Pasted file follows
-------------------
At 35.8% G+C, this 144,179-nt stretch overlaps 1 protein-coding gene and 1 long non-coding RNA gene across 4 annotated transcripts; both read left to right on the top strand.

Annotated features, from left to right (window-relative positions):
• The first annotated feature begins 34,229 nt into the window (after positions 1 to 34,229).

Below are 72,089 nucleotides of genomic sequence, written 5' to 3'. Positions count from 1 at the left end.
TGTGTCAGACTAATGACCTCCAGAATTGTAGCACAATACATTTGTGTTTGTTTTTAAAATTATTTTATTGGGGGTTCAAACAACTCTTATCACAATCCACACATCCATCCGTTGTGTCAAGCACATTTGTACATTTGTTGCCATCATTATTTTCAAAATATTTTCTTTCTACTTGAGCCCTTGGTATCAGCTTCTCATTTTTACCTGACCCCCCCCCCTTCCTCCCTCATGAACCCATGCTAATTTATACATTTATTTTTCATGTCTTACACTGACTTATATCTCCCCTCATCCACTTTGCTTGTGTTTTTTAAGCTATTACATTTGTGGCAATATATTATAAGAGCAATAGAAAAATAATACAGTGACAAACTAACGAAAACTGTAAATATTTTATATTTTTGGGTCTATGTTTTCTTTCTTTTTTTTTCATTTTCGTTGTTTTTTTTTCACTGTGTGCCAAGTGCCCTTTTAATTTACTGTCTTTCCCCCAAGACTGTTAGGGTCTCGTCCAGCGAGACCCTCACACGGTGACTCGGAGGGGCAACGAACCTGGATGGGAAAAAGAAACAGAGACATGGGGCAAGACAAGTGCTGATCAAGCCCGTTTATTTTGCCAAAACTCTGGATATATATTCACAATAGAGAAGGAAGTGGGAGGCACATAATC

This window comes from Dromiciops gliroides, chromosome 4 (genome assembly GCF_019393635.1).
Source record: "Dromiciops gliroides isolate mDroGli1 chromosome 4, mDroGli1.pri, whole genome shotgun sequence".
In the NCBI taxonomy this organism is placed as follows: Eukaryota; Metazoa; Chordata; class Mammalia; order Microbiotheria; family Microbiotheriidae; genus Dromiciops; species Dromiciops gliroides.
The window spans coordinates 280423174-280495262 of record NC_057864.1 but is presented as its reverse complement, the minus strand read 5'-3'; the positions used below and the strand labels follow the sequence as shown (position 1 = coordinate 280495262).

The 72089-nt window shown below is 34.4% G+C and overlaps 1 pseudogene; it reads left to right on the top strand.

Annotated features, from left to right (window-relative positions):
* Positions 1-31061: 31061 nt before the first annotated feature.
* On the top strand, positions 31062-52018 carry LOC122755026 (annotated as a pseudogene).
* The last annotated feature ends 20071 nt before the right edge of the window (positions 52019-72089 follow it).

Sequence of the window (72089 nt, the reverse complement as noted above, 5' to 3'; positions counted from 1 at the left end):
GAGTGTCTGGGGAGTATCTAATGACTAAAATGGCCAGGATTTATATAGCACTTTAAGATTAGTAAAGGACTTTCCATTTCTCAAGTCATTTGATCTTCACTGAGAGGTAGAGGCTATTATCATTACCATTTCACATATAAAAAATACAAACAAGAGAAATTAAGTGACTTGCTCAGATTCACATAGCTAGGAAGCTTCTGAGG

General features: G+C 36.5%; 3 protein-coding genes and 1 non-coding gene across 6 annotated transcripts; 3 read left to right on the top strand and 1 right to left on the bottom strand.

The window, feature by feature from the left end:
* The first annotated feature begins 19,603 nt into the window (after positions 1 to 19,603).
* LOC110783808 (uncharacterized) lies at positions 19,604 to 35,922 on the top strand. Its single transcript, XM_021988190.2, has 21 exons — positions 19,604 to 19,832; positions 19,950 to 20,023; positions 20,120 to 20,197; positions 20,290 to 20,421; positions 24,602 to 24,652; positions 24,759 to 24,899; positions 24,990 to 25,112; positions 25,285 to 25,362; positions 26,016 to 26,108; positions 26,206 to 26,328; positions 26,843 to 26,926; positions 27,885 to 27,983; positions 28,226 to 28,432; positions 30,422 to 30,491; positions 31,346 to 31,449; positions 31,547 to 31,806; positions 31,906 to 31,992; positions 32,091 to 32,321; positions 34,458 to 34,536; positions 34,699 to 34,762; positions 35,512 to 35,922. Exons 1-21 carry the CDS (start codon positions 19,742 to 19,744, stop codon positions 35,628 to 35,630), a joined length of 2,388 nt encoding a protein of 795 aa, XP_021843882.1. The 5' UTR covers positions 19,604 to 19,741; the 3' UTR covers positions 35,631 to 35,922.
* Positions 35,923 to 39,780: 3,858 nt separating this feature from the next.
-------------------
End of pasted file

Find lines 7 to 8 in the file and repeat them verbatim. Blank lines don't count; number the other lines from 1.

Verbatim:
Source record: "Dromiciops gliroides isolate mDroGli1 chromosome 4, mDroGli1.pri, whole genome shotgun sequence".
In the NCBI taxonomy this organism is placed as follows: Eukaryota; Metazoa; Chordata; class Mammalia; order Microbiotheria; family Microbiotheriidae; genus Dromiciops; species Dromiciops gliroides.